ST. PAUL, Minn. — Minnesota Republicans are criticizing Gov. Mark Dayton for authorizing nearly $80,000 in severance payments to three top officials who resigned from his administration.
Minnesota Public Radio News (http://bit.ly/2dgkl3n ) reports that Dayton provided the severance packages to former Minnesota Department of Employment and Economic Development Commissioners Mark Phillips and Katie Clark Sieben, as well as Director of Higher Education Services Sheila Wright. Each of these officials’ severance packages equaled approximately three months of their salary.
“It looks and smells fishy,” said Minnesota House Speaker Kurt Daudt, R-Crown. “We think the governor should explain why he’s doing this. If there were circumstances that required that, I think he should disclose that.”
Dayton’s administration contends the payments were appropriate and legal. But the radio report said it was unclear why Sieben, Phillips and Wright received severance packages while eight other commissioners who resigned from Dayton’s administration didn’t receive severance pay.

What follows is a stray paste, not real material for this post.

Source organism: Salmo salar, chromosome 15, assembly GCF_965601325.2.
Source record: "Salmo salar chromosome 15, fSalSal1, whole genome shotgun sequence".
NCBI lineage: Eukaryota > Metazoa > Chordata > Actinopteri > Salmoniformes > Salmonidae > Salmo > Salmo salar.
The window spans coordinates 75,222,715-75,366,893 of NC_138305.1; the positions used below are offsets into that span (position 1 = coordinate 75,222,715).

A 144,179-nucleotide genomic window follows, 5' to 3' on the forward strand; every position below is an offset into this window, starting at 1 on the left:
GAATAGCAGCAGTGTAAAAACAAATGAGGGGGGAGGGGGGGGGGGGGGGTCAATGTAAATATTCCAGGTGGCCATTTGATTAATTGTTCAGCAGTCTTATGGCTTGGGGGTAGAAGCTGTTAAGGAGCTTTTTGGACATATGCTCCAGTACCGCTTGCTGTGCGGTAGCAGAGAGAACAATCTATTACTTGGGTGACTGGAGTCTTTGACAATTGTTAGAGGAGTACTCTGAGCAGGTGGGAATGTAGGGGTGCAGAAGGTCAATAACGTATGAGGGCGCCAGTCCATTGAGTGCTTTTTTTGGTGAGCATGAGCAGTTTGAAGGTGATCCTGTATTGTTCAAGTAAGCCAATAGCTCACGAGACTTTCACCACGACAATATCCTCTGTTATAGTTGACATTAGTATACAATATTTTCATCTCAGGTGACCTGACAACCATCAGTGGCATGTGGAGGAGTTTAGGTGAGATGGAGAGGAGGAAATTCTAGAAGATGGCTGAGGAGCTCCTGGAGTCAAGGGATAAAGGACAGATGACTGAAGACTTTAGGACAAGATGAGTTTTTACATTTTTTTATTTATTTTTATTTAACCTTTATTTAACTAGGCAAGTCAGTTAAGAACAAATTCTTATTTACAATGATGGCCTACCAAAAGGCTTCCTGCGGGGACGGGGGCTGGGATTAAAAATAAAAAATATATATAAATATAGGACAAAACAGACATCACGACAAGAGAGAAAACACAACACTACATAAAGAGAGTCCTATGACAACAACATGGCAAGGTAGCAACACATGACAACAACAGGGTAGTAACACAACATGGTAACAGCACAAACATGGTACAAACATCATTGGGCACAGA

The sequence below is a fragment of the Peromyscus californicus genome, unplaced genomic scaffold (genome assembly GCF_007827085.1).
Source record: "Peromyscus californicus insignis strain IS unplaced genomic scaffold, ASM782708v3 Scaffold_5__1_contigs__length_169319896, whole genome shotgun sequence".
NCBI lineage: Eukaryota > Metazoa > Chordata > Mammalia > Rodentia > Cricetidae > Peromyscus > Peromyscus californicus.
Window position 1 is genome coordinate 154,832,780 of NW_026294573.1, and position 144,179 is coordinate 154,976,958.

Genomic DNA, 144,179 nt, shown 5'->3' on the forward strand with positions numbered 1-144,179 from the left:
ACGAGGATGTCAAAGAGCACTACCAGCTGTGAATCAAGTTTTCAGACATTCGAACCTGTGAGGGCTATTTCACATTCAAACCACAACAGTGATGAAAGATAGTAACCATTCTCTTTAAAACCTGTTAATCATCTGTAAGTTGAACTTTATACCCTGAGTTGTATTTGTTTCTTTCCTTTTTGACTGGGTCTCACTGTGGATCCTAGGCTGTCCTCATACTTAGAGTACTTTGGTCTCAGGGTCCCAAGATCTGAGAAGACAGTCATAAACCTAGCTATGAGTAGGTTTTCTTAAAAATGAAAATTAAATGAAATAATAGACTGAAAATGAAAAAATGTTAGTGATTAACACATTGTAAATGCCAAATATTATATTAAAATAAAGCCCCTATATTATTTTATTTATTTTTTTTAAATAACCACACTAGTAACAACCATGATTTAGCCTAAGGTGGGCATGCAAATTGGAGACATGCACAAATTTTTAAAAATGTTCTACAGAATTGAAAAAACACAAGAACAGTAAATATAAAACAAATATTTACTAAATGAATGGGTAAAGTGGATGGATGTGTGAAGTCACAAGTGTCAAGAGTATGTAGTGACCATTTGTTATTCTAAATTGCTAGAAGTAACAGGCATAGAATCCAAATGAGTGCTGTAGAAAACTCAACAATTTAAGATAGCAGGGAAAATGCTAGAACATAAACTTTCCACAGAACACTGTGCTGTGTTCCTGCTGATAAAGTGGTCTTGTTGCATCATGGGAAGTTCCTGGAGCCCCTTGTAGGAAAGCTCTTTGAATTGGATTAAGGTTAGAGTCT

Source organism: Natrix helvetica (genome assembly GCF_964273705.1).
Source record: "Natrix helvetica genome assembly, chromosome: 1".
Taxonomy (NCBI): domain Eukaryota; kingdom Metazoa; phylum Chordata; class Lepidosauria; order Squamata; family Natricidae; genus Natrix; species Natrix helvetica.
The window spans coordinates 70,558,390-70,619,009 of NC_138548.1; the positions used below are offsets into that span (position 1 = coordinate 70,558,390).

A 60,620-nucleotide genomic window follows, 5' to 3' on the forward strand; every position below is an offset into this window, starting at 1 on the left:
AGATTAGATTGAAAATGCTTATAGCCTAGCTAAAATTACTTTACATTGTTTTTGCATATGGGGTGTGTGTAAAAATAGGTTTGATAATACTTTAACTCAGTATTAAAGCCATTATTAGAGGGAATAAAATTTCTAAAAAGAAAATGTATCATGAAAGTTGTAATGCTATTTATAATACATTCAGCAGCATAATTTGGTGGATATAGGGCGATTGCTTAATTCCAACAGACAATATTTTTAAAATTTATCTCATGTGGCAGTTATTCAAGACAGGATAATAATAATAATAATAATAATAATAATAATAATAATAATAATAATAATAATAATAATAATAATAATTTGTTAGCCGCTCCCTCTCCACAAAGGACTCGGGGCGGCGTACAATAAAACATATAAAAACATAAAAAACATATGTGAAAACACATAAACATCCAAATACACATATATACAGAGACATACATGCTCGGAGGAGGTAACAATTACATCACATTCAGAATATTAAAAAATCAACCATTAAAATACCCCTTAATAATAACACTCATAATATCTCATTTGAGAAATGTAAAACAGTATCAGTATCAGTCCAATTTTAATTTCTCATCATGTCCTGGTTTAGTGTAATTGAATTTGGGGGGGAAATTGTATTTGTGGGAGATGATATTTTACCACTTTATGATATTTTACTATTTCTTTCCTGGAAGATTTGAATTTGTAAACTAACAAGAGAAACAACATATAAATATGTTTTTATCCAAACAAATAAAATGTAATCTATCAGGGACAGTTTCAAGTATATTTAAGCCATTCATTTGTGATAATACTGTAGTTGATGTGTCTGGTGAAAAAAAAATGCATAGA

Rep. Sarah Anderson, R-Plymouth, said she’s never heard of political appointees receiving severance, and it violates taxpayer trust.
“They are not expecting their tax dollars to be a buyout for you,” Anderson said. “They’re expecting that money to go to the programming that is part of that agency. And my question is ‘Where did this money come from?'”
In a statement, Linden Zakula, Dayton’s chief of staff, said the severances were authorized under state law, and in the Democratic governor’s judgment, “the circumstances justified those severances.”
“The Governor acted well within his statutory authority. The Governor believes governors should make executive decisions, and legislators should make legislative decisions,” Zakula said.
State finance officials say the severance payouts were managed through existing department budgets.
Management and Budget Commissioner Myron Frans said state law allows Dayton to authorize severance payouts. Anderson said the law cited was designed to cap severance pay for public employees, not authorize it.
“In these particular cases, the governor made a decision to use his discretion to make these payments and you’d have to talk to him to get those reasons,” Frans said.
Anderson said she will push to limit severance packages for political appointees in the next legislative session.
Information from: Minnesota Public Radio News, http://www.mprnews.org